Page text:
In another example, which perhaps demonstrates that technical points make critical differences, another group of scientists showed the beneficial properties of using 3D cell culture versus the much more widely used 2D cell culture employed for in vitro pharmacology. Again, researchers4 used 3D cell culture technology from AIM Biotech, and they showed that in 2D cell culture, T cells respond identically in the presence of either low or high oxygen concentration; while in 3D cell culture conditions, T cell migration is reduced when oxygen concentration is low. Considering the low oxygen concentration of the human tumor microenvironment, this detail may be most appreciated at the early stages of the drug discovery pathway, where ‘getting a signal’ is so important.
Moving with the pace of development for new therapeutics
While these are only some examples, they are representative of the advantages of 3D cell culture as a way to better predict therapeutic responses in human tissues in vitro, particularly in the backdrop of the current limitations of animal and 2D in vitro models. As both basic research institutes and drug discovery organizations move toward developing increasingly sophisticated therapeutic modalities to overcome both the rarest and most prevalent of human diseases, it is likely that 3D cell culture models will be part of the fight.
Francina Agosti, Ph.D., is a freelance science communicator. After working for ten years in academia in the neuroscience field, she started her own agency communicating science. She works with biopharma and biotech companies writing press releases and website articles, and designing deck presentations. Francina is a scientific editor for a non-profit association of cancer in pets, and she also writes health and science news for online magazines.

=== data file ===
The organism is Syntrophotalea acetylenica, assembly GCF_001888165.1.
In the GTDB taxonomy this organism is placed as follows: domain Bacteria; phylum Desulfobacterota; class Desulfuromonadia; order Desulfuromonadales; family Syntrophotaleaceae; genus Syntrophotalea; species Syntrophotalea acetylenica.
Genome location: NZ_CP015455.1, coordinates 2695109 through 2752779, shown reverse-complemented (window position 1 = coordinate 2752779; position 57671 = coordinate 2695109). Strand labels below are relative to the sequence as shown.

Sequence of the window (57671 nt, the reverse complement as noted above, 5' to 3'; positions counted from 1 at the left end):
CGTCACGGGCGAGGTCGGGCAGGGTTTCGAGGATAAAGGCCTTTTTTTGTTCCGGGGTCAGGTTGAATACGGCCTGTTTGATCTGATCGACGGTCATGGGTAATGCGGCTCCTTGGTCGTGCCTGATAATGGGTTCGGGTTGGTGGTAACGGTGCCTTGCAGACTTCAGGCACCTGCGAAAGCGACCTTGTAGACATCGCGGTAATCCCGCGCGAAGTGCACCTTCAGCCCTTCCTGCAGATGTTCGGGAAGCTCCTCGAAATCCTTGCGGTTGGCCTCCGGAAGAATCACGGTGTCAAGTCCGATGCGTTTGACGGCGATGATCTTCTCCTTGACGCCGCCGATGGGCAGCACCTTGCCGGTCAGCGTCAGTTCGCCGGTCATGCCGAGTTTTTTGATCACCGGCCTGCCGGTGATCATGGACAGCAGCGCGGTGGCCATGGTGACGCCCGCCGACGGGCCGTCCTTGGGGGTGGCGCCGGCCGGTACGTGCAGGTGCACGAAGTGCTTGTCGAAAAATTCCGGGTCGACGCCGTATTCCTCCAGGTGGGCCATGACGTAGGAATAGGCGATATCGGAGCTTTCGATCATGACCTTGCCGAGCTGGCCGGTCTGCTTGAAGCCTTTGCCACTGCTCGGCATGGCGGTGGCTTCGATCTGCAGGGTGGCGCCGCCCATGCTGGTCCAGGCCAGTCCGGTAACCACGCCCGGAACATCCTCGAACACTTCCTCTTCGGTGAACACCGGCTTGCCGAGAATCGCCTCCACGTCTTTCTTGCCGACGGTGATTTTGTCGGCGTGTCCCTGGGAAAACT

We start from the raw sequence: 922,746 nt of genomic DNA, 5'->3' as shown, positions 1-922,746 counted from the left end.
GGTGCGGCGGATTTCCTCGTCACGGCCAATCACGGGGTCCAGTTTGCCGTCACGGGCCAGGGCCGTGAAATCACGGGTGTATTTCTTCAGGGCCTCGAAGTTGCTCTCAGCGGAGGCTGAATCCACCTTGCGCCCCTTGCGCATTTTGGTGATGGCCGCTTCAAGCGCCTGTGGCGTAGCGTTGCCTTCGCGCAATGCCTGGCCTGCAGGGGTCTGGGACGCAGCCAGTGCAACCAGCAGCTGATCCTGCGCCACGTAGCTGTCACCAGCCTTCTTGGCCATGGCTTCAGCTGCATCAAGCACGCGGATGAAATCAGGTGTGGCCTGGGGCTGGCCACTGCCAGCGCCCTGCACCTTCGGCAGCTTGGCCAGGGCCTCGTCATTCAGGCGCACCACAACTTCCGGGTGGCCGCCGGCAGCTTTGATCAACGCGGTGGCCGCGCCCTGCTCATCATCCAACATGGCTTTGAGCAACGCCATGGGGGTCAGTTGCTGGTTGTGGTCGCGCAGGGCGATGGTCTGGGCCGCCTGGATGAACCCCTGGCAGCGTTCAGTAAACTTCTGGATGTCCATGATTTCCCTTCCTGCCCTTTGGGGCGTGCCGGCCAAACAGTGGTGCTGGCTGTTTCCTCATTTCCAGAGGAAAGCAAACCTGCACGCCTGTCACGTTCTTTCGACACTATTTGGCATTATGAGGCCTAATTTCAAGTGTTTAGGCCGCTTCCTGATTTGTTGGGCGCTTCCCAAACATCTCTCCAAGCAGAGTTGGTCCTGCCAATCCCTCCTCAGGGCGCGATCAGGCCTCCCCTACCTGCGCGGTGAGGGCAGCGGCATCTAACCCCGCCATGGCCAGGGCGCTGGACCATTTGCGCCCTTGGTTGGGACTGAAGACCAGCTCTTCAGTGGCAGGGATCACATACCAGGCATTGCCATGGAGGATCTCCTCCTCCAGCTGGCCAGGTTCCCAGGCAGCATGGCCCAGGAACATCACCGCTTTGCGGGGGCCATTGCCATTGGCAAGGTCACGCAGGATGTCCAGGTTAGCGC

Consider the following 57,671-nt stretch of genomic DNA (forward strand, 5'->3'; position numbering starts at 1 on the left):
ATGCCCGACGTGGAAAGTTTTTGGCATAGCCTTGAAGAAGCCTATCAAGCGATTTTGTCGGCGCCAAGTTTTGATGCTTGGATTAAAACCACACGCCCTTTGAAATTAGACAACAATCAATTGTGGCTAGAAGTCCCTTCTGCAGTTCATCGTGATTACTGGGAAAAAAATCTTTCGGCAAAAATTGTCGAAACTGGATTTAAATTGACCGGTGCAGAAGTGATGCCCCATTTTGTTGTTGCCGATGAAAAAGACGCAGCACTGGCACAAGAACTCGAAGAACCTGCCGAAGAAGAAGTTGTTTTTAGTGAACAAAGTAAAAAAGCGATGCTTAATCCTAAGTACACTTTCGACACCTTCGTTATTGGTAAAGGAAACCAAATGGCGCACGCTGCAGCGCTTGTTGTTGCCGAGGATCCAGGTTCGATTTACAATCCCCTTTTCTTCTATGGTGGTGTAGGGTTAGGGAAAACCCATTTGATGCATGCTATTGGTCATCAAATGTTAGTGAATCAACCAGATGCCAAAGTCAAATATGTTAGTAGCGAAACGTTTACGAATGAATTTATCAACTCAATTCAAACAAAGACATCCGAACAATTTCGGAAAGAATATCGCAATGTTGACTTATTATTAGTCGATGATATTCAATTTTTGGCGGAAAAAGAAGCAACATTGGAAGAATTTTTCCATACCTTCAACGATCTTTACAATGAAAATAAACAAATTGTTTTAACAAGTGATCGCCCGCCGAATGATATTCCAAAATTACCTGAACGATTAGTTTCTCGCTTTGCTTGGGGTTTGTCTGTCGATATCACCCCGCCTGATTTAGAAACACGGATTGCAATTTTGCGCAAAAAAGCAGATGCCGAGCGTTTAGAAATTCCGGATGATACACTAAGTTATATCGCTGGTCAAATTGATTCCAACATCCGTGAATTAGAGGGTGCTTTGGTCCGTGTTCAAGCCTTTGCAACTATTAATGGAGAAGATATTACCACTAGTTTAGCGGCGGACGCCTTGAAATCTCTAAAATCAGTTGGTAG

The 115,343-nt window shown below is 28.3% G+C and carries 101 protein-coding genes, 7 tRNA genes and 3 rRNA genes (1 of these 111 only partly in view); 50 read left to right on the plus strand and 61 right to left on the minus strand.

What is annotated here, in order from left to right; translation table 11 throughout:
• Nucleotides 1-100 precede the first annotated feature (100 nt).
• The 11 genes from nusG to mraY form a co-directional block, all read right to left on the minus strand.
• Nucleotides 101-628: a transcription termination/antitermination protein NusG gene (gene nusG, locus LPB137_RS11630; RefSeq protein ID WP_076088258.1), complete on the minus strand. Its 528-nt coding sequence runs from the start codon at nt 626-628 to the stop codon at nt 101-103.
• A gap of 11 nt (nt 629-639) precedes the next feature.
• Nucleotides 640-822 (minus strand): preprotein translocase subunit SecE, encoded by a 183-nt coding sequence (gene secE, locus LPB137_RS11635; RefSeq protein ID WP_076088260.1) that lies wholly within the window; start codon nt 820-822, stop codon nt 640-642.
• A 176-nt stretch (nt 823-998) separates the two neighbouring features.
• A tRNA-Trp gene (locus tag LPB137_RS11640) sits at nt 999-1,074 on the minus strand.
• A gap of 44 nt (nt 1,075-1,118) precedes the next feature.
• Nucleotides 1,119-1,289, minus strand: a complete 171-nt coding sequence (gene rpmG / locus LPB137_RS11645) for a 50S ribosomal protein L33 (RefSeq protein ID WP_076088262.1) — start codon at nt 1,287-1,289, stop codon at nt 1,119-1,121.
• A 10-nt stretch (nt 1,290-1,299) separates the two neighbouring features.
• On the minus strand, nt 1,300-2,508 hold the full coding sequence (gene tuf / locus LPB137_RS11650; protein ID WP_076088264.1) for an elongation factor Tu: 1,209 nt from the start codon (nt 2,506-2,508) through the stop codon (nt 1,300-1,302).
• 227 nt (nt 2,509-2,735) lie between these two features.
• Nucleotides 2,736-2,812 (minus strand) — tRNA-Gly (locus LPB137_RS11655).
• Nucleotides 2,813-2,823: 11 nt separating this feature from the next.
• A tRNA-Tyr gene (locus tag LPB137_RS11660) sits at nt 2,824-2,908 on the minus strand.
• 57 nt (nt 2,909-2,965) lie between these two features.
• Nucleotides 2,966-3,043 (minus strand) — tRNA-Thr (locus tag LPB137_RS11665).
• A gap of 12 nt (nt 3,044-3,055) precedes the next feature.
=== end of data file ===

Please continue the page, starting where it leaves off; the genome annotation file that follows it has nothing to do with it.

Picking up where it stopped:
1. D. F. A. A, J.-E. R, S. K, S.-R. S, and Z. N, “An overview on Vadimezan (DMXAA): The vascular disrupting agent,” Chem. Biol. Drug Des., vol. 91, no. 5, pp. 996–1006, May 2018, doi: 10.1111/CBDD.13166.
2. M. Chen et al., “On-chip human microvasculature assay for visualization and quantification of tumor cell extravasation dynamics,” Nature Protocols, vol. 12, Mar. 2017, doi: 10.1038/nprot.2017.018
3. I. Otano et al., “Molecular Recalibration of PD-1+ Antigen-Specific T Cells from Blood and Liver,” Mol. Ther., vol. 26, no. 11, pp. 2553–2566, Nov. 2018, doi: 10.1016/J.YMTHE.2018.08.013.
4. A. Pavesi et al., “A 3D microfluidic model for preclinical evaluation of TCR-engineered T cells against solid tumors,” JCI Insight, vol. 2, no. 12, Jun. 2017, doi: 10.1172/JCI.INSIGHT.89762.
Filed Under: clinical trials, Drug Discovery, Oncology